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Chapter 10

ACTG 4P62 Chapter Notes - Chapter 10: Terrorism Financing, Engagement Letter, Canada Revenue Agency


Department
Accounting
Course Code
ACTG 4P62
Professor
p
Chapter
10

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CGA / 1010-B1
Engagement letter — Audit: Corporation
[CGA firm’s letterhead]
[Date]
[Addressed to CEO or other person with the authority to sign on behalf of the company]
Dear [Client]:
This letter confirms the terms of our engagement as auditors of [name of corporation] (“the Company”) for the [year or
other financial period] ending on [date].
Our objectives and responsibilities
Our [statutory] function as auditors of the Company is to report to the shareholders whether the annual financial
statements present fairly the financial position, results of operations, and cash flow in accordance with Canadian
generally accepted accounting principles. To meet this objective, and in accordance with Canadian generally accepted
auditing standards, our audit will include an examination of the accounting system, internal controls, and related data.
Our assessment of the reliability of the accounting system and internal controls will affect the extent of our audit work.
We will plan and perform the audit to obtain reasonable assurance that the financial statements are not materially
misstated due to fraud or error. Absolute assurance is not possible, due to the inherent limitations of internal control and
audit testing procedures, the persuasive (rather than conclusive) nature of audit evidence, and the nature of fraud, which
may include attempts at concealment through collusion and forgery. Thus, our engagement should not be relied upon to
detect all errors, fraud or illegal acts that may have taken place. However, should any of the following be discovered by
us during our audit, they will be disclosed to you:
a) misstatements, resulting from error, other than trivial errors;
b) fraud or any information obtained that indicates that a fraud may exist;
c) any evidence obtained that indicates that an illegal or possibly illegal act, other than one considered inconsequential,
has occurred;
d) significant weaknesses in the design or implementation of internal control to prevent and detect fraud or error; and
e) related party transactions identified by us that are not in the normal course of operations and that involve significant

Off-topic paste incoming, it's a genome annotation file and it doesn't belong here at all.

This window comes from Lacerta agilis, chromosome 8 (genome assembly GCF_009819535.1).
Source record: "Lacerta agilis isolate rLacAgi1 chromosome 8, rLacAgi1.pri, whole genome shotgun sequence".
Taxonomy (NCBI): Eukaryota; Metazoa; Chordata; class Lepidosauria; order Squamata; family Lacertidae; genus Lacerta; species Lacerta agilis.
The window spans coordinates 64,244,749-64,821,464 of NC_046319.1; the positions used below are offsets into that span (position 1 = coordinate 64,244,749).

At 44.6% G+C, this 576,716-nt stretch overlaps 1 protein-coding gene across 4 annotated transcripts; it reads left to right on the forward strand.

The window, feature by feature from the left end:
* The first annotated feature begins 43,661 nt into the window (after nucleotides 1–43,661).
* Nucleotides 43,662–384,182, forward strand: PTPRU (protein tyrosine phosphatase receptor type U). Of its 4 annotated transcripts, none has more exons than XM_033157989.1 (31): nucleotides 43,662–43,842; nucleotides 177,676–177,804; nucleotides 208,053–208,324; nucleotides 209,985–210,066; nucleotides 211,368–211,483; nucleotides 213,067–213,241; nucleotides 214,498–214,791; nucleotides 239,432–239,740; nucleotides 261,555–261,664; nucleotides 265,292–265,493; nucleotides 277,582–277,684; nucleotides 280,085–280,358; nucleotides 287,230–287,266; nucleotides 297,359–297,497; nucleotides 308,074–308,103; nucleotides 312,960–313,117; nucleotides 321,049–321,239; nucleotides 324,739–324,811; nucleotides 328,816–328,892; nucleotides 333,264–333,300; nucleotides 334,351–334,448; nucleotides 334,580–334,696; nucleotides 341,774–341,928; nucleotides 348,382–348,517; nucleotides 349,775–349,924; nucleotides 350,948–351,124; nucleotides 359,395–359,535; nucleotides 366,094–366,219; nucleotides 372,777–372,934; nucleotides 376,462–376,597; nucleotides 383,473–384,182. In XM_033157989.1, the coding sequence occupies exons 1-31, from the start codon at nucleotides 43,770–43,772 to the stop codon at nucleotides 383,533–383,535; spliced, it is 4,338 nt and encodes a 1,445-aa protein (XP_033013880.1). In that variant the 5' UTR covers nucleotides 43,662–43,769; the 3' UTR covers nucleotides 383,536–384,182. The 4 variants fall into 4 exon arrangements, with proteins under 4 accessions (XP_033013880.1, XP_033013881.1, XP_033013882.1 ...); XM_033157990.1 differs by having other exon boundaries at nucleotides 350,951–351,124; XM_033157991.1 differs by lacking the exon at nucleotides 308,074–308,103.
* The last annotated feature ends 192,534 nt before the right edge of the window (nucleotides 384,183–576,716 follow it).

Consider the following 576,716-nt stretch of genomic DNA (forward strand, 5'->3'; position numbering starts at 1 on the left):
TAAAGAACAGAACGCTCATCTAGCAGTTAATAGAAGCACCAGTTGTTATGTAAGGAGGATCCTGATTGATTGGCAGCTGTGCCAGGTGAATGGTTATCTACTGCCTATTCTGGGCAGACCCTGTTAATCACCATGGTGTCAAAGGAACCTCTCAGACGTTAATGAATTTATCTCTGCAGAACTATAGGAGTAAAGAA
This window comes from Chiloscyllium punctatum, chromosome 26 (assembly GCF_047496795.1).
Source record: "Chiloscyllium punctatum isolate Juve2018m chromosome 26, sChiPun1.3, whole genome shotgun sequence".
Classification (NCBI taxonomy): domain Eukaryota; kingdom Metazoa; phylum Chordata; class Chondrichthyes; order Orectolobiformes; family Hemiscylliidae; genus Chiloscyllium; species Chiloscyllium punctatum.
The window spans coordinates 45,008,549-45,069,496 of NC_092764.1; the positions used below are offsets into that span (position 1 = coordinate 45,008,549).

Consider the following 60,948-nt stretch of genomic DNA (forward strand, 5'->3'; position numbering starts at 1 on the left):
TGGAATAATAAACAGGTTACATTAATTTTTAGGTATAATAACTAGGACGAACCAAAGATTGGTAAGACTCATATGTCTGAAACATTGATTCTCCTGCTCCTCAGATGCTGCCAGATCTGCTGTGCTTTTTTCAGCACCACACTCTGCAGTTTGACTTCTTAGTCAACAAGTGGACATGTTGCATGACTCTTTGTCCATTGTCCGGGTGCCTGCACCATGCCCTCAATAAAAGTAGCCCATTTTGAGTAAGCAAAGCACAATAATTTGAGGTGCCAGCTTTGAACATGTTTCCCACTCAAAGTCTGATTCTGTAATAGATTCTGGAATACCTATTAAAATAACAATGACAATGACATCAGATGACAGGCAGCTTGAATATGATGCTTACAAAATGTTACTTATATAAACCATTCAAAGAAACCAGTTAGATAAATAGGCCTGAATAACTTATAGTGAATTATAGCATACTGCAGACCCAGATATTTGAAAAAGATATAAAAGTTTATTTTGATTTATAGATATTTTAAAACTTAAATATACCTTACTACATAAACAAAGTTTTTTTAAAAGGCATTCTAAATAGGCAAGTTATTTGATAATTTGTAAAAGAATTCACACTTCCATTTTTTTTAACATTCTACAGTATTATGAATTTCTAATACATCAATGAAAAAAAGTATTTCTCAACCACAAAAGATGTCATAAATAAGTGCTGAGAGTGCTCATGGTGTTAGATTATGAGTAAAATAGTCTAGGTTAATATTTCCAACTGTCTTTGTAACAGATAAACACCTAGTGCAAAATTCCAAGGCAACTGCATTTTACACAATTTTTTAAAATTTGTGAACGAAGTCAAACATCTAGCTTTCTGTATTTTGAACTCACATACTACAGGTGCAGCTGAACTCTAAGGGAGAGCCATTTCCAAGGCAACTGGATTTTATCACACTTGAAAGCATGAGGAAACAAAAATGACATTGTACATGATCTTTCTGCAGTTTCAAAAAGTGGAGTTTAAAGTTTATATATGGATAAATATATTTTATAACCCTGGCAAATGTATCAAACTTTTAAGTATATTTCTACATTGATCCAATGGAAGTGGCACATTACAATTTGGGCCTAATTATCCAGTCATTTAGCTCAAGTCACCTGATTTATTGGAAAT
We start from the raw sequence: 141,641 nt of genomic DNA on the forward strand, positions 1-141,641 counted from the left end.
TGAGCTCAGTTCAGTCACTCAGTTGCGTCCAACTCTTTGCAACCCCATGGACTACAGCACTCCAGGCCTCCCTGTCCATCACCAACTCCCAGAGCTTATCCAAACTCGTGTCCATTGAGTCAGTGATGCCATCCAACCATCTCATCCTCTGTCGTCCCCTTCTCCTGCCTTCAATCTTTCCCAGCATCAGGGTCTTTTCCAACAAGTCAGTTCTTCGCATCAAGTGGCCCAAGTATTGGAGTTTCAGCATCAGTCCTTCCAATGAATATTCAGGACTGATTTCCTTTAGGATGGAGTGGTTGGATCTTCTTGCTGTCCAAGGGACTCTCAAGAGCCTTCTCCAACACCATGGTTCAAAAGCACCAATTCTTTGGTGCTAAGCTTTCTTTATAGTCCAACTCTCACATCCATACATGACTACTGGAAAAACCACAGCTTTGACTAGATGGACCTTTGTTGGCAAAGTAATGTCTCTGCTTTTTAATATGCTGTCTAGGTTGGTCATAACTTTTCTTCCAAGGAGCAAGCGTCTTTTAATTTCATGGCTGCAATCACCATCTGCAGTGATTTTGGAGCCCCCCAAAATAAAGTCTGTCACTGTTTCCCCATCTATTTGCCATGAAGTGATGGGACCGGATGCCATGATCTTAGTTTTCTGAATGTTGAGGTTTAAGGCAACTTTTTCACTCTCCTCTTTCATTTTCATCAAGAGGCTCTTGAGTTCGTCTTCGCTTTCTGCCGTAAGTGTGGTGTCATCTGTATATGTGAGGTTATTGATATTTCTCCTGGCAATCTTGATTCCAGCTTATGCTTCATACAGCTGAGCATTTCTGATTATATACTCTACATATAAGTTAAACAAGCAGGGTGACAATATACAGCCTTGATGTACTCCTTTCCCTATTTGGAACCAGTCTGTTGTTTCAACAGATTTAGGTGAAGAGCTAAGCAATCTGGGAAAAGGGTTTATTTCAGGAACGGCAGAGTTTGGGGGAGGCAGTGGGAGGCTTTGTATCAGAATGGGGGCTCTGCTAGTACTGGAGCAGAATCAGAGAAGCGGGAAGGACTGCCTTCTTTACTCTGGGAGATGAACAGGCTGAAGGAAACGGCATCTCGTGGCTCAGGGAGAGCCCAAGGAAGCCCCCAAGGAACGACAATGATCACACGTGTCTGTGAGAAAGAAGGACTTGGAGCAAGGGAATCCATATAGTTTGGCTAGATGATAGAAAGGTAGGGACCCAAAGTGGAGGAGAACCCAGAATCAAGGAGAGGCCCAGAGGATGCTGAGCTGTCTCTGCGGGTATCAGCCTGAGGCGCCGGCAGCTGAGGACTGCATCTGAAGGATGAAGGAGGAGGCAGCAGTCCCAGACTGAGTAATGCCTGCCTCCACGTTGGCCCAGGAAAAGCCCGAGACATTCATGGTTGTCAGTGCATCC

judgments made by management concerning measurement or disclosure.
The matters communicated will be those that we identify during the course of our audit. Audits do not usually identify all
matters that may be of interest to management in discharging its responsibilities. The type and significance of the matter
to be communicated will determine the level of management to which the communication is directed.
When a properly designed accounting system is used correctly, some reliance can be placed on the system of internal
control to prevent or detect irregularities. However, our audit procedures will not be sufficient to enable us to provide an
opinion on the effectiveness of internal control over financial reporting.
We will advise [identify those having oversight responsibility for the financial reporting process] in writing of the
relationships between us and the Company (including related entities) that, in our professional judgment, may reasonably
be thought to bear on our independence. Further, we will confirm our independence with respect to the Company.
We will consider the information in draft copies of [specify public documents] for the purpose of providing our consent
to the inclusion of or reference to full or summarized financial statements that we have audited. 1
In order to complete our audit, we will be relying on [describe arrangements concerning involvement of specialists or
internal auditors, reliance on another auditor, or arrangements involving a predecessor auditor]. 1
We will prepare the Company’s corporation income tax returns with supporting schedules, examine assessment notices
respecting them, advise on income tax matters generally, and discuss any matters concerning your taxes with Canada
Revenue Agency representatives. 1
November 2005
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